There is no functional difference between buying an insurance policy and betting the roulette wheel at Las Vegas. Both make fabulous profits for their owners by paying back at less than the actual odds of an event occurring. A roulette wheel pays 36 to 1 for a single number, but because of the 0 and 00, the odds of any single number winning are actually 38 to 1. The difference goes to the house and makes millions (unless you are Donald Trump but that's a different story). Insurance companies hire scores of actuaries (people who calculate the actual odds of an event occurring) and pay off the unfortunate at a multiple of the premium less than the true odds  (Ed. note: Insurance does pay off at true odds, but the odds are ture only over the anticipated lifetime of the insured but not the anticipated term of the insurance.  In effect, this is rigging the odds.) The wheel in Las Vegas can be rigged with magnets, although that is illegal. Insurance companies can rig their wheel, too, although they usually do so legally. For example, many health policies that include prescription drug coverage will exclude birth control pills and smoking deterrent gum. Although the real costs of a pregnancy or a case of lung cancer are considerably higher than the price of the prescriptions, the exclusion is in place because the insurance company prefers a high future expense to a high current expense (The insurance company makes its profit on the future value of the premium. That is, on the return that the invested premium makes before they have to pay it back--the longer they can hold the money, the higher their profits)  Their logic is they know what the prescription costs and although they know the odds over the long haul, the woman may not get pregnant or the smoker may not develop lung cancer before the worker changes jobs and the policy is terminated (in which case the insurance company wins) Because Americans change employers as frequently as they do, it is not in the insurance company's interest to promote programs which reduce long term health costs.

For another example of the disparity between the insurance industry's words (their advertisements) and their actions, consider what would happen if automobile policies contained the following: "All claims against this policy will be null and void if the insured driver was found to have a blood alcohol level of 0.05ppm (1/2 the legal level for intoxication)." Drivers would be aware that they could be financially ruined if they were involved in an accident with alcohol on their breath. This would be a powerful incentive to not drink and drive and the losses due to alcohol related accidents would drop like a rock. Because premiums would be lower to reflect the improved safety, insurance companies would suffer decreased cash flow, the worst thing next to a slump in profits. That is why we keep killing ourselves on the highway at such an alarming rate.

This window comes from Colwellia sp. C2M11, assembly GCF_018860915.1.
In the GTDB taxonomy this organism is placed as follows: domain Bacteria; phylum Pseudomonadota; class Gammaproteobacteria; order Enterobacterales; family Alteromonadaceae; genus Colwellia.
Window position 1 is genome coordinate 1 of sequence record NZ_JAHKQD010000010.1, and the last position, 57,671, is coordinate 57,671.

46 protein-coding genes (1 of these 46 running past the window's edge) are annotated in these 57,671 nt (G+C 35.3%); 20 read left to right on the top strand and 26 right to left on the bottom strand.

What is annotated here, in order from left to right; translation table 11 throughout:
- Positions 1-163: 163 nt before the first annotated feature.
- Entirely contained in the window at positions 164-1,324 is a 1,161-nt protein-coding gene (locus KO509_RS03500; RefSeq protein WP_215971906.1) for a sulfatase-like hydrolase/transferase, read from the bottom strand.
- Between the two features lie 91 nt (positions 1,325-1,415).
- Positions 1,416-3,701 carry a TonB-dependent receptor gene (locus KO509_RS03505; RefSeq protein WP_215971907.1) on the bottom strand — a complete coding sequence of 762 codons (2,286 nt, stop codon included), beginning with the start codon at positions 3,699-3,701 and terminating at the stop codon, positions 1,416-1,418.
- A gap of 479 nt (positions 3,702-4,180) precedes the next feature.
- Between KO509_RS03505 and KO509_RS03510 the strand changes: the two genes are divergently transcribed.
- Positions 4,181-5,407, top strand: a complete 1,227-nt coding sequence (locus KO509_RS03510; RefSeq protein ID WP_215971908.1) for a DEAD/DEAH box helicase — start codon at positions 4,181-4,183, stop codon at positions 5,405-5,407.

—— Great Expectations

One reason used by the politicians to justify their caution in moving on public health questions is that the public wants quality health care but doesn't want to hear about the costs. That argument is, however, not valid. Obviously, we want as much as possible for free. However, if the public can accept that two cars in every garage and a chicken in every pot does not mean a Rolls-Royce Silver Spur and a Ferrari Testarossa and Coq Au Vin in bone china with crystal and silver, it seems reasonable to assume the public's expectations about health care can include comprehensive, basic care without some, or all, of the bells and whistles.

It is the responsibility of those entrusted with governance to provide the leadership which sets the national agenda on a course which is fair, compassionate and affordable. Instead we have such examples as last year's Pryor bill which, you may recall, we covered in detail. The selling point of this legislation was " will enable the poor to afford quality health care. They won't have to endure second class service." It does, in fact, no such thing but is merely an indirect tax (through higher prescription prices and hospital costs) to help reduce the government's cost of the Medicaid program. It is such vagueness and deceit which fuels the public's demand for "Quality health care for all" without any idea of what that means. Such slogans, then, become fodder for the aspirations of the political opportunists and justification for their inaction.

—— Designing a Health Care System

It is, surprisingly, not too difficult to design a health care system that meets the requirements of fairness, compassion and affordability. It only requires political debate based on truth and honesty (maybe for some that would be difficult). Let's point out in one possible direction and see where it leads.

The primary question should be what is the role of the government in any health care system? The options range from a pure market driven system where the level of care you receive is directly proportional to the thickness of your wallet, to pure socialized medicine which, experience has shown, lacks the innovation and vitality provided by the spark of capitalism. If, however, the function of government is to provide for the common good, it argues strongly that, just as with public safety and defense, the government should bear the primary responsibility of ensuring basic service to all. There are three mechanisms by which this goal can be accomplished: Changing the focus of health care, setting clear priorities and providing incentives for individual change.

—— Changing the Focus of Health Care